Reading Time: 3 minutes
On January 4, 2010 the Illinois Family Institute posted an exclusive report titled: Obama Administration’s “Homeowner Affordability and Stability Plan” Actually Putting Homeowners In Default or Foreclosure. The story detailed how a central Illinois family was told they were eligible for a program which was designed to give financial relief to homeowners in the state, many of whom were either in default or going through the process of foreclosure. However, the Illinois Family Institute (IFI) report revealed some families–who were informed by their mortgage lenders that they were eligible for the Homeowner Affordability and Stability Plan even though they were not in arrears on their monthly payments to their lenders– were instructed months later they did not qualify for this program.
An estimated one in five mortgage holders in America have lost their homes to foreclosure. The mortgage relief plan was originally created to head off more foreclosures in Illinois and across the nation. The IFI exclusive report revealed that possibly hundreds, if not thousands, of Illinois homeowners–whose mortgages were not in default or foreclosure–were later to learn the program actually put them in danger of losing their homes.
The IFI story brought this issue to national attention. IFI has since learned the Homeowner Affordability and Stability Plan has expanded the program to possibly include some of those who were deemed ineligible–after months of paying agreed-to lower mortgage payments, due to a decrease in their interest rates.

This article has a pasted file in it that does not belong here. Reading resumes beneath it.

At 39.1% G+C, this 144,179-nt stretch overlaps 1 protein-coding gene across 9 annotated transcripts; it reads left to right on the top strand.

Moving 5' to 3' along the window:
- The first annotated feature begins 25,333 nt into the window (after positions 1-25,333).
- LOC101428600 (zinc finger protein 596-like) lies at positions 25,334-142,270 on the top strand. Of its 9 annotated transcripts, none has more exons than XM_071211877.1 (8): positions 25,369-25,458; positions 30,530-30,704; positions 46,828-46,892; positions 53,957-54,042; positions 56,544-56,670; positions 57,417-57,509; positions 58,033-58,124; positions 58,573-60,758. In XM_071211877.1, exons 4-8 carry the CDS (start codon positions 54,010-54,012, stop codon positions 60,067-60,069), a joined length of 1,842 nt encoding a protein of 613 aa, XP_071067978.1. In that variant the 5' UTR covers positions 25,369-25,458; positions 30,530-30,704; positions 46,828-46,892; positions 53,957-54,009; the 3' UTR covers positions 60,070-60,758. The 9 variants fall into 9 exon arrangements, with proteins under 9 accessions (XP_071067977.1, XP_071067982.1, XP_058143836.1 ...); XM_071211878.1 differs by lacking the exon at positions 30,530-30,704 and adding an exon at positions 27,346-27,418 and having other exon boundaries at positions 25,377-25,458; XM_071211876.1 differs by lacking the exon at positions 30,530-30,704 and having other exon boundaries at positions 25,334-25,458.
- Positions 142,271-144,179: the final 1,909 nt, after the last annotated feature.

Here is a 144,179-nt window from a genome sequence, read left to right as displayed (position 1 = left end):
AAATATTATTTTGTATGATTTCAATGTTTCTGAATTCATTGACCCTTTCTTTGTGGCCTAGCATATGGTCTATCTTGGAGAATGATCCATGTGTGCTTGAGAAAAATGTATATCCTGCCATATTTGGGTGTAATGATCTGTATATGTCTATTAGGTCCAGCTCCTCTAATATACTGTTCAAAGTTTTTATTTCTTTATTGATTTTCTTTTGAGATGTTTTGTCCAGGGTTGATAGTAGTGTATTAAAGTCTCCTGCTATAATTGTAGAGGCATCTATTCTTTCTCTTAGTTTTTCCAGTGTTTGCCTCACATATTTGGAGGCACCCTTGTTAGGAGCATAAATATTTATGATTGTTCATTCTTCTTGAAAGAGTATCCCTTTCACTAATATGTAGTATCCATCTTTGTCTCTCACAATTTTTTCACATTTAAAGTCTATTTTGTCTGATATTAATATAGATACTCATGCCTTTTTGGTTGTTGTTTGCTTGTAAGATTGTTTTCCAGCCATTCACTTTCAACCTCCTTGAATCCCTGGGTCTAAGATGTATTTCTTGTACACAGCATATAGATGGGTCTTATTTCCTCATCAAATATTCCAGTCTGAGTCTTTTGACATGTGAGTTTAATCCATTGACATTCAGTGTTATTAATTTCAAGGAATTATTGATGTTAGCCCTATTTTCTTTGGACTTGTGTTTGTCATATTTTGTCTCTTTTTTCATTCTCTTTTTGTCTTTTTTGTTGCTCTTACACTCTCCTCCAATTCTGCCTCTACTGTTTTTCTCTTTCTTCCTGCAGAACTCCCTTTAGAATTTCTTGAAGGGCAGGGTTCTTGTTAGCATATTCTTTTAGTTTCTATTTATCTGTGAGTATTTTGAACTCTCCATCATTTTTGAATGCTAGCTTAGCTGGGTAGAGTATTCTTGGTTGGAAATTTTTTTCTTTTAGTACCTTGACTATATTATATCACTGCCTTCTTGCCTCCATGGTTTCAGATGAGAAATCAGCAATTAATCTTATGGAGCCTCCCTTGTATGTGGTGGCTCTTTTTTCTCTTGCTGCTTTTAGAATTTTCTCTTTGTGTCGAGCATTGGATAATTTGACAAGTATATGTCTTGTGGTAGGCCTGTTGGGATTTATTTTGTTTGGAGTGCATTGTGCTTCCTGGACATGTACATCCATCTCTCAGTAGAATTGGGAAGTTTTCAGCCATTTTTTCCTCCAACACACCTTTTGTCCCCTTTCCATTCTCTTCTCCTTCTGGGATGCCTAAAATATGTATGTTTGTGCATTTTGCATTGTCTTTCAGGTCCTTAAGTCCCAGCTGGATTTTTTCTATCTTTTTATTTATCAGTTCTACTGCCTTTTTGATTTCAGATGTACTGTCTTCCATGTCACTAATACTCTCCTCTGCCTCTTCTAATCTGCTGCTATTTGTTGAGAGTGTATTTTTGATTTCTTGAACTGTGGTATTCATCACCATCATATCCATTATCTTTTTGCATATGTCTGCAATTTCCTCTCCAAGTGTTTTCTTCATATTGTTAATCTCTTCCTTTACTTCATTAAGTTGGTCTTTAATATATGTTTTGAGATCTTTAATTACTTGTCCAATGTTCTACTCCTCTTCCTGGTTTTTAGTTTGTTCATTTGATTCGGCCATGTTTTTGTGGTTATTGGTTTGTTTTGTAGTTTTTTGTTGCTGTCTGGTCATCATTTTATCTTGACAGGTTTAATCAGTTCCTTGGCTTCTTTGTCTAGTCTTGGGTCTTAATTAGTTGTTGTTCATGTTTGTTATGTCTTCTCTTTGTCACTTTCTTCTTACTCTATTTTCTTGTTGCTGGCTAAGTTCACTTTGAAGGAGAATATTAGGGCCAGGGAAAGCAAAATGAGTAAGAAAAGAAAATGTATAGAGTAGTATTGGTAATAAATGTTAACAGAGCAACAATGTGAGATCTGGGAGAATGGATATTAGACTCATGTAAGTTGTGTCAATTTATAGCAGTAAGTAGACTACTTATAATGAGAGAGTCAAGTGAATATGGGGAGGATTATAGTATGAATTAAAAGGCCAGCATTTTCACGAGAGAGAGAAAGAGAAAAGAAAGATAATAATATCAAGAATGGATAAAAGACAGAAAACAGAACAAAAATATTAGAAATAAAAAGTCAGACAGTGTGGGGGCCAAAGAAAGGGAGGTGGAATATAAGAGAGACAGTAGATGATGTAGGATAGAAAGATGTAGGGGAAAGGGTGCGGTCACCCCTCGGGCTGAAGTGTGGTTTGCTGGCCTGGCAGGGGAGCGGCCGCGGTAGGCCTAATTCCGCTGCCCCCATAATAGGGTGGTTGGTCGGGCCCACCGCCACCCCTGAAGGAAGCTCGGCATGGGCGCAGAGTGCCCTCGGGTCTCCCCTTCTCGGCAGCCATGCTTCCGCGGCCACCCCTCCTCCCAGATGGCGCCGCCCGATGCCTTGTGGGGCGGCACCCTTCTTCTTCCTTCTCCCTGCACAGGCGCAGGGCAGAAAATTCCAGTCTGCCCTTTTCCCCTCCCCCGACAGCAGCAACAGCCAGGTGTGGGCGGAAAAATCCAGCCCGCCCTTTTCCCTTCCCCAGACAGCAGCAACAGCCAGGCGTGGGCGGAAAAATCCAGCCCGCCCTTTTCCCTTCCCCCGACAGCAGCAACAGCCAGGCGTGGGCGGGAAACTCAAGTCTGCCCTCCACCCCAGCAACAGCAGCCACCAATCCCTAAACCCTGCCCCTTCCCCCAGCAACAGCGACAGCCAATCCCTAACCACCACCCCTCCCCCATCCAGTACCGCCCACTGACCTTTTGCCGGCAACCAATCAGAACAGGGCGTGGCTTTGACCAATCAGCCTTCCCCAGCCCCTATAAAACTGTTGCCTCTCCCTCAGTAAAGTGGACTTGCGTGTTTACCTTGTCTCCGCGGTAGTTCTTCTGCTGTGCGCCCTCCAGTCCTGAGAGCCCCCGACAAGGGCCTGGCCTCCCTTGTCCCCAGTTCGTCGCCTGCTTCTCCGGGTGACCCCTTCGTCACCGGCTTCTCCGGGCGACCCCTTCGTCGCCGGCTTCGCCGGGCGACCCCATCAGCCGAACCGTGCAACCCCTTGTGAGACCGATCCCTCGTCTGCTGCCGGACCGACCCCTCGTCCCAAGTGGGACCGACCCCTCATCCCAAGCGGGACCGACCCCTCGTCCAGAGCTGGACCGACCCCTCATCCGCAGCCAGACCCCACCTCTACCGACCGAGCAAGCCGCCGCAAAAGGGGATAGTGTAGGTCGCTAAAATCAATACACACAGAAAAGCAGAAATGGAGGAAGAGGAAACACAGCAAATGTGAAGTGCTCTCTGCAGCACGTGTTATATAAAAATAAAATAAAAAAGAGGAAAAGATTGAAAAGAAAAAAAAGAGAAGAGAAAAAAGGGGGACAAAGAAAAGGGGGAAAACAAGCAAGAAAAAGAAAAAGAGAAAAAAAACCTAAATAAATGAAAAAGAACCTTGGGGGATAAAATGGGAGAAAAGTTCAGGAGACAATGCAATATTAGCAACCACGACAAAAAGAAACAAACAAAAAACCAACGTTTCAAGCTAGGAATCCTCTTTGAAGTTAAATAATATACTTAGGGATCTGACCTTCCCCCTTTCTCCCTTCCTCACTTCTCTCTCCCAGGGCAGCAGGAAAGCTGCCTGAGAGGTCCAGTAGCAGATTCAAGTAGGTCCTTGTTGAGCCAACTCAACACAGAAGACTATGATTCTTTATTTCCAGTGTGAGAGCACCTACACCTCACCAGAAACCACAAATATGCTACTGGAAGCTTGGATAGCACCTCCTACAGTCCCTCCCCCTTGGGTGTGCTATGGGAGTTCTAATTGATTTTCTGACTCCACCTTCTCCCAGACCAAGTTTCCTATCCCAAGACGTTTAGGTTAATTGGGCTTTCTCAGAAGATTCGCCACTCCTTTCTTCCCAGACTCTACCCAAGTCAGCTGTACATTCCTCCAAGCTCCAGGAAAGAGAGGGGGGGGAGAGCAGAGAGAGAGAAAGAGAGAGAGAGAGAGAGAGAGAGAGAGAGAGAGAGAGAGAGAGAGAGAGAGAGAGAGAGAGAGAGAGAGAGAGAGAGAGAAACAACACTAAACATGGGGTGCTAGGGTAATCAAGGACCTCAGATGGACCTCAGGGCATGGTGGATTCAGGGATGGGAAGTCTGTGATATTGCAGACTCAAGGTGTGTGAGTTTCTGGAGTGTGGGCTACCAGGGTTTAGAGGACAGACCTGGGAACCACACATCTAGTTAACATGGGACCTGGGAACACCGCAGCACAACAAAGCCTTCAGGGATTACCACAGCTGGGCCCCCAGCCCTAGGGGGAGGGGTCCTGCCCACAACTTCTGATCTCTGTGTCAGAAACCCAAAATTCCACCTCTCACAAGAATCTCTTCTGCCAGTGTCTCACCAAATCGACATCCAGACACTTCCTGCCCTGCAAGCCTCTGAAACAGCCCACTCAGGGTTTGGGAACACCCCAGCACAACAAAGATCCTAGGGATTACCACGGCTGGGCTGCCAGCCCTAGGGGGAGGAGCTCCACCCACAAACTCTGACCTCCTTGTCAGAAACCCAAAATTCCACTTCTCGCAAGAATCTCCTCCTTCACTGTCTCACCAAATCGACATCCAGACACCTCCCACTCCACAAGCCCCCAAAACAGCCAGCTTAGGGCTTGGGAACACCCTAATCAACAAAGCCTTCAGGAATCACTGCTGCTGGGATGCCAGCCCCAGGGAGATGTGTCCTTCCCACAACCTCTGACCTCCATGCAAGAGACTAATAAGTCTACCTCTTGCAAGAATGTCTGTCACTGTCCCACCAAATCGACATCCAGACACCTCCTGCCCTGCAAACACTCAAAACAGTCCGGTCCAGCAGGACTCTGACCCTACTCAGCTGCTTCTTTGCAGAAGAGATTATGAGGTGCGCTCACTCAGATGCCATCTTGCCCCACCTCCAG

“It’s unbelievably sad how many people are losing their homes,” said a licensed Illinois real estate appraiser who spoke to IFI on the condition he remain anonymous. “Many banks are actually taking ownership of properties obtained because of foreclosures. This is a departure from the past. When banks take ownership of homes due to foreclosures this shows up as a liability on their ledger sheets, instead of an asset. This is inconsistent with how lending institutions used to operate, and many experts in the field are confounded by these latest developments.”
On Friday, February 26th, 2010 the U.S. Senate failed to extend unemployment benefits for an estimated 1.1 million Americans whose benefit period will soon expire. But Congress is expected to complete negotiations regarding another extension of benefits for the over 1 million who will soon fall off the unemployment roles. However, this extension would only be for a short period of time.
There are over 750,000 homeowners nationwide now participating in the Homeowner Affordability and Stability Plan, many whose only income derives from unemployment benefits. Some recipients have been on the unemployment roles for nearly two years. In the past, recipients were eligible to receive unemployment checks for six months–with a three month extension when unemployment rates were over 6%. In recent years, the federal government has subsidized added weeks of unemployment eligibility beyond 39 weeks.
Currently, the national unemployment rate is at nearly 10%. This figure does not include those who have exhausted their unemployment benefits, those who have taken part-time jobs and others who have stopped looking for work entirely. Unemployment benefits were never meant to be paid out on a permanent basis, as is the case with Social Security retirees and the handicapped.
When unemployment benefits eventually run out, many of those currently enrolled in the Homeowner Affordability and Stability Plan will be unable to meet their adjusted mortgage payments and the rate of foreclosures will go up dramatically. Most agree, despite a possible recovery of the economy, a significant number of jobs lost will never return, due to the fact that companies have moved out of the country in search of cheaper labor.
There have been plans floated by the Obama administration and some members of Congress to put a moratorium in place on mortgage foreclosures. However, such legislation is not yet pending. Some financial experts see an even larger problem on the horizon regarding foreclosures on commercial properties which would have a devastating impact on the economy.